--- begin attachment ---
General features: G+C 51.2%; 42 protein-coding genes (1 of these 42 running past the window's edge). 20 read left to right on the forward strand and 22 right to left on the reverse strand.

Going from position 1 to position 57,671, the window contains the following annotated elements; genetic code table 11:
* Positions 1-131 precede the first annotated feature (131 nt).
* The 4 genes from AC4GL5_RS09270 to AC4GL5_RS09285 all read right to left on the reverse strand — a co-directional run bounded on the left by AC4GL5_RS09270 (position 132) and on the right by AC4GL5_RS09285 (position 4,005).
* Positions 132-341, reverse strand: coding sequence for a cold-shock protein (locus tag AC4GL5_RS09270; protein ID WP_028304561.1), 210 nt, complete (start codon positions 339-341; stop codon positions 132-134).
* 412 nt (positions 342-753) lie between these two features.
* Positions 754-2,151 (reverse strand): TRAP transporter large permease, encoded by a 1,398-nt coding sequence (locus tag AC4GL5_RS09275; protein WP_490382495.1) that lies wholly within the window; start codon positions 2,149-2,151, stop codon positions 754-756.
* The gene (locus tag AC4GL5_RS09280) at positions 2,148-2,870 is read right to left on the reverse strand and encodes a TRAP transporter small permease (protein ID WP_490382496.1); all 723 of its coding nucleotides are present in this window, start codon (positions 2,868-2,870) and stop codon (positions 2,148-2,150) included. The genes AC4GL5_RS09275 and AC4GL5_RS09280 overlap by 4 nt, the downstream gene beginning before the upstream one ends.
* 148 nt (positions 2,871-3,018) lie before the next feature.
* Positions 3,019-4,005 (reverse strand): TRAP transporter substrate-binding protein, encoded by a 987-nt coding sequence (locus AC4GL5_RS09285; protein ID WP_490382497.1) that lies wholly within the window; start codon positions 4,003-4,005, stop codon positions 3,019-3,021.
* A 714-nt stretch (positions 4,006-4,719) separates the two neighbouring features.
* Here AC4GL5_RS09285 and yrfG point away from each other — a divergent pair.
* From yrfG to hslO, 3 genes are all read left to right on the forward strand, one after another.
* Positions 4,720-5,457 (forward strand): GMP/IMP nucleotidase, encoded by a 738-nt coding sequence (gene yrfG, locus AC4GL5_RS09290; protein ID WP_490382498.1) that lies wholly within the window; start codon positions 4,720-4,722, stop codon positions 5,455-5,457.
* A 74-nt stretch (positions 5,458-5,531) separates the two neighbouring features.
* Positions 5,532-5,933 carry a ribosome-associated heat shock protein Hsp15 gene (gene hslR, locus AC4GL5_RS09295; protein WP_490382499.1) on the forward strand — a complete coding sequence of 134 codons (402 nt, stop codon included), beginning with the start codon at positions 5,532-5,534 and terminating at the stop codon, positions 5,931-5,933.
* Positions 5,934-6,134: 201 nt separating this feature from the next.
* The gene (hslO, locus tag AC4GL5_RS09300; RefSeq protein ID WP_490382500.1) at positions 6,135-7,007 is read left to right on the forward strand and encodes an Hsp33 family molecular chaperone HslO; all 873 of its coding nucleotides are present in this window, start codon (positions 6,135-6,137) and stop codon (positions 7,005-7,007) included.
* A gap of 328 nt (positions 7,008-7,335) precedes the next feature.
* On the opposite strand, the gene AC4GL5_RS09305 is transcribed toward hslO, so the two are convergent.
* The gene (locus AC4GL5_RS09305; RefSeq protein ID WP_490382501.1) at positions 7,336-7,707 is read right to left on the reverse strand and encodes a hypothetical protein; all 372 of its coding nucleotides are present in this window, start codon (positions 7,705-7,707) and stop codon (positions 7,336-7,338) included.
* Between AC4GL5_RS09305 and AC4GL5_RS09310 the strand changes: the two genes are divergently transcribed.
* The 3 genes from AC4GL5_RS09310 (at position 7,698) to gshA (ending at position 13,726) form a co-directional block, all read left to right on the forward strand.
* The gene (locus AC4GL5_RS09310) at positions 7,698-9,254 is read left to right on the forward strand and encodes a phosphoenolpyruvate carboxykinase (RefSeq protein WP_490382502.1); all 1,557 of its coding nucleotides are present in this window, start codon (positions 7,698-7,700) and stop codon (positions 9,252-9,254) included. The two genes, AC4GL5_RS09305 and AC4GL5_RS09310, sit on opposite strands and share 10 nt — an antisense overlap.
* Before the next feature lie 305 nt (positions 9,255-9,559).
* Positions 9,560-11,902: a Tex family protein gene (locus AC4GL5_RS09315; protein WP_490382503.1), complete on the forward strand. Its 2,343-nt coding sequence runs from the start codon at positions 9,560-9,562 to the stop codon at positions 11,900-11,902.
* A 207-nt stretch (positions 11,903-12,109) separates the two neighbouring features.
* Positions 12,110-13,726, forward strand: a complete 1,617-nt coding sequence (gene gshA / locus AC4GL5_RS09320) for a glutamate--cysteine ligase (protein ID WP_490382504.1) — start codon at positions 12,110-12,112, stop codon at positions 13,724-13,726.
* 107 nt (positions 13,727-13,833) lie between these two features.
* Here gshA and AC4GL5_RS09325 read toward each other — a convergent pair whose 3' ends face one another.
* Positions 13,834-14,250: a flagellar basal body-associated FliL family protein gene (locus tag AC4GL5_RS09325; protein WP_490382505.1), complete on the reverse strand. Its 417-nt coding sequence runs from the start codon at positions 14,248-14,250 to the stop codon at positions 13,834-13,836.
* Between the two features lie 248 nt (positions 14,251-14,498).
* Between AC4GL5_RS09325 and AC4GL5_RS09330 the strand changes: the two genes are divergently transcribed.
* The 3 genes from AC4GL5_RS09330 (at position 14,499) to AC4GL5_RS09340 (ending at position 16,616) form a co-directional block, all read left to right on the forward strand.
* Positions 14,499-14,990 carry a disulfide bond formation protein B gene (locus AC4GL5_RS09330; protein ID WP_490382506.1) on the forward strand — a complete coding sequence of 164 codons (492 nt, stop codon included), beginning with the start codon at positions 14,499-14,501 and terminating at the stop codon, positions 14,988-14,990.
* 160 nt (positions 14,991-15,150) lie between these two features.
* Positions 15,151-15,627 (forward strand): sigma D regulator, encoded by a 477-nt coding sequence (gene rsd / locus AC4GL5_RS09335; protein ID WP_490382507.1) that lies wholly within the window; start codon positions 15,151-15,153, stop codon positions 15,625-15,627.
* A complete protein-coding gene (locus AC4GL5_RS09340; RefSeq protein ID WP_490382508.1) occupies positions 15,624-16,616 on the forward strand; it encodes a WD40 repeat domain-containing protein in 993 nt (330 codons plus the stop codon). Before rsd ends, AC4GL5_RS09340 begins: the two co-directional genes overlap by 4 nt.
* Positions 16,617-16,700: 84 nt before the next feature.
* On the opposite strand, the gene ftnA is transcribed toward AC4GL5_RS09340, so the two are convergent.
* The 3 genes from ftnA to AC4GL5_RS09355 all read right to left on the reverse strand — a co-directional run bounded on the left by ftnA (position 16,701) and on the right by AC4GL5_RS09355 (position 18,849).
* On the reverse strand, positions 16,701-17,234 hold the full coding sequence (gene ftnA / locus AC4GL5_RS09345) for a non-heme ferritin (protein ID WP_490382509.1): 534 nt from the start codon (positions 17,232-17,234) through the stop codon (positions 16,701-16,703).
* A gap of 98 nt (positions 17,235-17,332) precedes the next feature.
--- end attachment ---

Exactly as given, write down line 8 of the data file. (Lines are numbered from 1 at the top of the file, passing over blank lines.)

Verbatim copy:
* The gene (locus tag AC4GL5_RS09280) at positions 2,148-2,870 is read right to left on the reverse strand and encodes a TRAP transporter small permease (protein ID WP_490382496.1); all 723 of its coding nucleotides are present in this window, start codon (positions 2,868-2,870) and stop codon (positions 2,148-2,150) included. The genes AC4GL5_RS09275 and AC4GL5_RS09280 overlap by 4 nt, the downstream gene beginning before the upstream one ends.